The Water Museum of Vivo d’Orcia was founded in the green heart of Mount Amiata and Valdorcia, a place dedicated to water recognized as a primary value for the community. The museum was strongly wanted by AdF in Vivo d’Orcia, in the municipality of Castiglione d’Orcia, where the Ermicciolo Spring originates, from which the Vivo Ridge winds. It is an integral part of a project where both the Municipal Administration and AdF joined forces in the realization of a work dedicated to research and the historical memory of what the spring reality of Vivo is, indeed.

The place has been obtained through the redevelopment of the former middle schools while the set-up follows an educational path made up of photos, projections, multimedia panels, exhibitions of artefacts and collections of material used in the maintenance of the Aqueduct. The aim is also to enhance the water district of Vivo which, in addition to being the main resource for the province of Siena, represents a great opportunity for sustainable tourism for the whole area.

The Water Museum with its approach, also made of hi-tech solutions, is a cultural and technological reference point to raise awareness on the subject of water, on its correct management and on good practices to protect it. A mix of history and innovation to tell the community the importance of a vital resource too often underestimated.

The museum layout

In the museum entrance hall there are descriptive panels relating to the fundamental elements of the museum conception and the context in which it is located. These include the objectives of the project, the locality of Vivo d’Orcia and its main monuments of interest, the Ermicciolo spring, the Vivo Ridge with the description of its history and technical characteristics, the company Acquedotto del Fiora SpA and the characters linked to the history of water of the Vivo Ridge area.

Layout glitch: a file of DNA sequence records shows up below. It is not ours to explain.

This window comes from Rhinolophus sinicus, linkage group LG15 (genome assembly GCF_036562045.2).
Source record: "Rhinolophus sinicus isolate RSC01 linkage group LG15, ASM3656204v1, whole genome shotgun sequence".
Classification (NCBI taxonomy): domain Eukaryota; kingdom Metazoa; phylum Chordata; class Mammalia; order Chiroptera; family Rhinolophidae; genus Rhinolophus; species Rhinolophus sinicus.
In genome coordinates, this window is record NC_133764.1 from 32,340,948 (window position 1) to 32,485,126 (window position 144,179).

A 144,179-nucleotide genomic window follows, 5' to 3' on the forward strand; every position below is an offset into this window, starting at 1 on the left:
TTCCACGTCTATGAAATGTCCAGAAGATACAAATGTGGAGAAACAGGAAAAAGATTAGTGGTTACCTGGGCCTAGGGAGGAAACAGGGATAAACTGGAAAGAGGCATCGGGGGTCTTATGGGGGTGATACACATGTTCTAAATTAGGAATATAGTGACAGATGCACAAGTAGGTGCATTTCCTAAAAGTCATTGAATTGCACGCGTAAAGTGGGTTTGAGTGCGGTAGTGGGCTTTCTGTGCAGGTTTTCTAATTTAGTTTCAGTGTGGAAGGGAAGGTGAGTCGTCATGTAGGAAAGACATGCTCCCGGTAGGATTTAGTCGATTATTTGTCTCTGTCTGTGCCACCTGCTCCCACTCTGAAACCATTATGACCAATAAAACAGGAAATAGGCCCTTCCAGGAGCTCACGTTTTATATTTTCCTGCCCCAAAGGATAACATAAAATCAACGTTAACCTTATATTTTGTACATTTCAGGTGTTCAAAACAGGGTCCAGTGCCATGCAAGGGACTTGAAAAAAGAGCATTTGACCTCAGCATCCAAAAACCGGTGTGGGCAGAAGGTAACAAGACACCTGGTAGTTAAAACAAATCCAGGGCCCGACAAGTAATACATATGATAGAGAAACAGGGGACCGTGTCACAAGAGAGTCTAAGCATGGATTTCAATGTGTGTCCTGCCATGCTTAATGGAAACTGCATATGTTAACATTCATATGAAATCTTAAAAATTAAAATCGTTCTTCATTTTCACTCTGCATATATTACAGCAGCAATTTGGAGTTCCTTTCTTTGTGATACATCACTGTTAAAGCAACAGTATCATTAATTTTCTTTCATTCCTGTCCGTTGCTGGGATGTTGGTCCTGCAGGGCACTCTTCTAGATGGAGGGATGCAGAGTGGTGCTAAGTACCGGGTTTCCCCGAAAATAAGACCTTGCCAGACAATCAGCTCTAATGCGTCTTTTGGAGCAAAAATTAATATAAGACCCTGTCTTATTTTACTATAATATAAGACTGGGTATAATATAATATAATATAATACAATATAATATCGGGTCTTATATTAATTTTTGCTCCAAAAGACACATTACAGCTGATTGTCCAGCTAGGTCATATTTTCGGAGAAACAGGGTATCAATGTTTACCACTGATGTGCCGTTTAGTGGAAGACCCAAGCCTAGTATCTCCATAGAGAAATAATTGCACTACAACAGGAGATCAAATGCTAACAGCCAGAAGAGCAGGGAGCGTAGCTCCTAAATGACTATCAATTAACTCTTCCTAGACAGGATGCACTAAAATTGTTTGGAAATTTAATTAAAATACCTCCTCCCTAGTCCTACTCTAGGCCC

It is the place dedicated to viewing and listening to a documentary that tells the path and importance of the water resource in the context of Mount Amiata, with a particular close-up on the Vivo d’Orcia and the Ridge that takes its name. You can admire these extraordinary places from the sky, listen to the words of the technicians of the past and the current managers of the water infrastructure of the reference basin.

This space is intended to host digital devices and tools with which to interact to discover and deepen the past, the present and the future of these places and their protagonists, the infrastructures managed by AdF and deal with the challenges of environmental sustainability and energy transition.

This place is used by visitors to read and relax in a context where there are green spaces and places to sit and relax.

Ermicciolo Spring

The Ermicciolo Spring is located within the Ermicciolo Park in Vivo d’Orcia, and it is one of the most important springs of Mount Amiata. Once you reach the entrance of the structure, located on the ground floor of the square, you access a tunnel about 78 meters long and 9 meters wide.
The water gushes out from the rock, roaring with great energy. There are no barriers separating the visitor from this spectacle.

Already in the 12th century San Romualdo had chosen the area near the Ermicciolo Spring to found a Hermitage. He described this place as: “Wild and magnificent, a small height stretched at the border between the kingdom of beech and chestnut trees, a few meters flat near a winding, sudden strait, from which two large and overwhelming frosty pools of water gushed out with the roar of thunder“.

The Vivo Ridge, which supplies much of the province of Siena, is fed by the water that flows uncontaminated from the Ermicciolo Spring. In 1895 the Municipality of Siena designed the Acquedotto del Vivo to solve the serious problem of the lack of water that the city and the surrounding areas absolutely needed. Thanks to its exceptional flow rate of about 200 litres per second, the Ermicciolo Spring will prove to be the only one able to meet the growing demand for water resources. Even today, the Ermicciolo Spring and the Ridge, which winds from here, are of fundamental importance.

Vivo Ridge